And Christianity is a faith of similar paradoxes, God in the form of an infant, faith the size of a mustard seed, belief like that of a child, one must be born again, the idea that the kingdom of God is simultaneously already here but not yet fulfilled. And yet with all this paradox and mystery, the Psalmist, reminds us to be still to know God, and Jesus teaches us not to worry for if the Creator cares for grass and birds and flowers, how much more will we be provided for.
And here we stand on the edge of the unknowable, challenged to be and to believe, and to be fulfilled in those things. Our life is a season between the sacred and the secular. And we are called to live in the paradox between. And if I may be so bold. Let me remind us that God calls us as we are, presently, not for what we have done nor for who we will become. Just as we are. God holds up a mirror, beckons us to look in, to be reflective of our present situation, and God calls us beloved. The difficulty here, is do we call ourselves by the same name? Are we willing to, are we daring enough, to do some present self-examination and self-care? This task takes some practice, this is where tools like mindfulness and centering prayer can come in handy. These are spiritual practices that can help us learn to be fully present and to be attentive to eternal beauty.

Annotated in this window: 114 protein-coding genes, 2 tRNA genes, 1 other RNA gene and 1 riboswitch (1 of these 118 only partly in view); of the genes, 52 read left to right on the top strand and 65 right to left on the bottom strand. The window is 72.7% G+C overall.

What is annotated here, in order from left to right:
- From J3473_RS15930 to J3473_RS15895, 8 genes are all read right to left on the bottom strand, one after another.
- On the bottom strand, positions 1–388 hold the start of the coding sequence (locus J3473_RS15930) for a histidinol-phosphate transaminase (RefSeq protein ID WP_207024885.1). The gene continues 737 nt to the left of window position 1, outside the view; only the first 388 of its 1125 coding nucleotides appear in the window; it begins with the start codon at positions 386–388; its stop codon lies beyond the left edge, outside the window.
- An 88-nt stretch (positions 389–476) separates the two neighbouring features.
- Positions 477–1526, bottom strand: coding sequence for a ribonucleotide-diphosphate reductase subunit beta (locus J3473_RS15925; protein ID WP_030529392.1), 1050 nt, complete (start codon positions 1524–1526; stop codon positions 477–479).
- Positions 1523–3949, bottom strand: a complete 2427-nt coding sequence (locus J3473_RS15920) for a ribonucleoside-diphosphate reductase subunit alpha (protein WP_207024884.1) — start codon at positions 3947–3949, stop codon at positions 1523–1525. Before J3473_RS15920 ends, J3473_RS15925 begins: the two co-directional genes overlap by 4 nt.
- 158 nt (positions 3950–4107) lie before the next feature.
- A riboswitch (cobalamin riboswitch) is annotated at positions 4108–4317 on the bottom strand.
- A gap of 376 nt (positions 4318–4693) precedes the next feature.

So, our challenge on this first of the year, is not to be consumed with new year’s resolutions. Not with how much weight we will lose, how many books we will read, nor how much money we will save. Not with whether or not we will follow a 2017 fitness trend or buy a new mattress. No, not today, for we are already in a season. For some of us we are grieving, for others rejoicing, some of us our building up and some of us are tearing down, and many of us are somewhere between. The challenge today is to recognize what time it is.
In some way or another all of us are called, this day, to heed the word of Qoheleth. We can boldly proclaim that life is not meaningless, it is a gift from God. We can take satisfaction in what we eat, and drink, and the good works that we do. Not with resignation but in a way that celebrates the joy in the seconds and even the milliseconds between the poles of our lives. Today we can choose to grasp onto the poles that we think define us or we can live into the present freedom and curiosity that God has gifted us with.
Where are we in the seasons of our life? And what do we need to do or what attitude do we need to take to enjoy it? Take a breath, and deep one. What’s time is it for you?